The Scarecrow was released on May 26th. I rushed out and bought it on Tuesday, devoured it on Wednesday and am depressed today (Thursday) because I have to wait until October for Connelly's next novel, Nine Dragons.

As usual, Connelly has woven a fast-paced thriller that I didn't want to put down. He always manages to intertwine timely issues with his tales of murder and mystery. Protagonist, Jack McEvoy is facing lay-off in the newspaper industry as the industry is suffering from the effects of
Jun 25, 2009 David rated it really liked it  ·  review of another edition
Connelly doesn't disappoint. This time, he isn't trying to tie the characters from his novels all together in some sort of emotionally satisfying manner... instead, he writes a cracker jack mystery, with excellent characters, a brilliant bad guy, and several fumbling bureaucracies (The L.A. Times and the FBI).. The lead character, Jack, is the hero from "the Poet" which was the first Connelly novel I read a long, long time ago (and as far as I am concerned, his best work to date)-- Jack is being ...more
May 31, 2009 Amy rated it it was amazing  ·  review of another edition
Just finished reading this, and it was the first book I've ever read by Michael Connelly, and I'm not even sure I can talk about it, it was THAT amazing! Clearly I'm going to have to go back and read all the other books, because I'm not sure how any other books could be better than this has it all. It's a fast-paced thriller and combines several pieces of great plot elements from Baldacci (FBI behavioral analysis, uber advanced technology/computer elements), and is also extremely intell ...more
Mar 25, 2010 Terri rated it it was amazing  ·  review of another edition
Shelves: own, crime-thriller
I have waited a long time to read a book by Michael Connelly that felt reminiscent of his masterpiece The Poet and while nothing will ever compare to The Poet, this was the closest yet. That may have something to do with the main characters Jack McEvoy and Rachel Walling. The leading characters from The Poet, but I also think it has something to do with the atmosphere Connelly created in this book. It was a similar, on a little lessor scale, to its predecessor.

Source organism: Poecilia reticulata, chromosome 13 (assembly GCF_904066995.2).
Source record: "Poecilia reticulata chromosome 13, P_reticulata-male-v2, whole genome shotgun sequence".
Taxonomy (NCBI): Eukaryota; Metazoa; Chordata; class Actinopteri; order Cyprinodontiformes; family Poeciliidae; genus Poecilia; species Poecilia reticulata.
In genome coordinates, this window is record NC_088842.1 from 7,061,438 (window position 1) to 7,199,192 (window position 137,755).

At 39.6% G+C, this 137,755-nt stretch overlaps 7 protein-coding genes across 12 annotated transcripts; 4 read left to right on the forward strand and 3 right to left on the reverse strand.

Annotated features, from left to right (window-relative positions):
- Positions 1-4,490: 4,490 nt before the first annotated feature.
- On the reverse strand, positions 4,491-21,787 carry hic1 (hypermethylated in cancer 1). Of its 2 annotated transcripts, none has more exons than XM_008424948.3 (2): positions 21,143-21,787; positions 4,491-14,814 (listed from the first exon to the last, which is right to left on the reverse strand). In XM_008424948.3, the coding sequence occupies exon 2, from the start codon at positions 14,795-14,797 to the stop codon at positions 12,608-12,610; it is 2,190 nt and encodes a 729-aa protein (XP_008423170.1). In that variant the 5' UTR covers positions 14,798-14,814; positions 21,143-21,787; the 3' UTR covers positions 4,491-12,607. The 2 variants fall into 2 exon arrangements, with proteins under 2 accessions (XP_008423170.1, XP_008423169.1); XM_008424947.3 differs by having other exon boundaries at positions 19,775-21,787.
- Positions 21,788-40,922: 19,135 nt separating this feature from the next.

The Scarecrow in its own right is a
Jul 28, 2011 Matt rated it really liked it  ·  review of another edition
Shelves: audiobook
Michael Connelly can be a little hit and miss in his books, but this one is a solid bounce back from his original Jack McEvoy attempt over a decade earlier. It is much more exciting and while the story is different, it seems to flow in a much better fashion. I suppose, THIS is the type of story I expected from a reporter first person story. It has thrills and excitement and all that jazz.

The charatcers seem to work much better and the killer that they hunt is also much more mysterious than the o
Dec 02, 2015 Aditya rated it it was ok  ·  review of another edition
Mini Review

An inferior rehash of The Poet, without its sense of danger and urgency; the writing is bland and the book is derivative. Frankly it feels exactly like a throwaway read that an author has written for a quick paycheck. Nothing about the book is exactly abysmal but neither does any facet stand out which is a a reasonable expectation when you are reading someone as successful and popular as Connelly.

Worst Part - Having every chapter alternate between the the protagonist and the villain b
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Librarian Note: There is more than one author in the Goodreads' database with this name. See this thread for more information.

Michael Connelly decided to become a writer after discovering the books of Raymond Chandler while attending the University of Florida. Once he decided on this direction he chose a major in journalism and a minor in creative writing — a curriculum in which one of his teache
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Other Books in the Series

Jack McEvoy (2 books)
  • The Poet (Jack McEvoy, #1; Harry Bosch Universe, #5)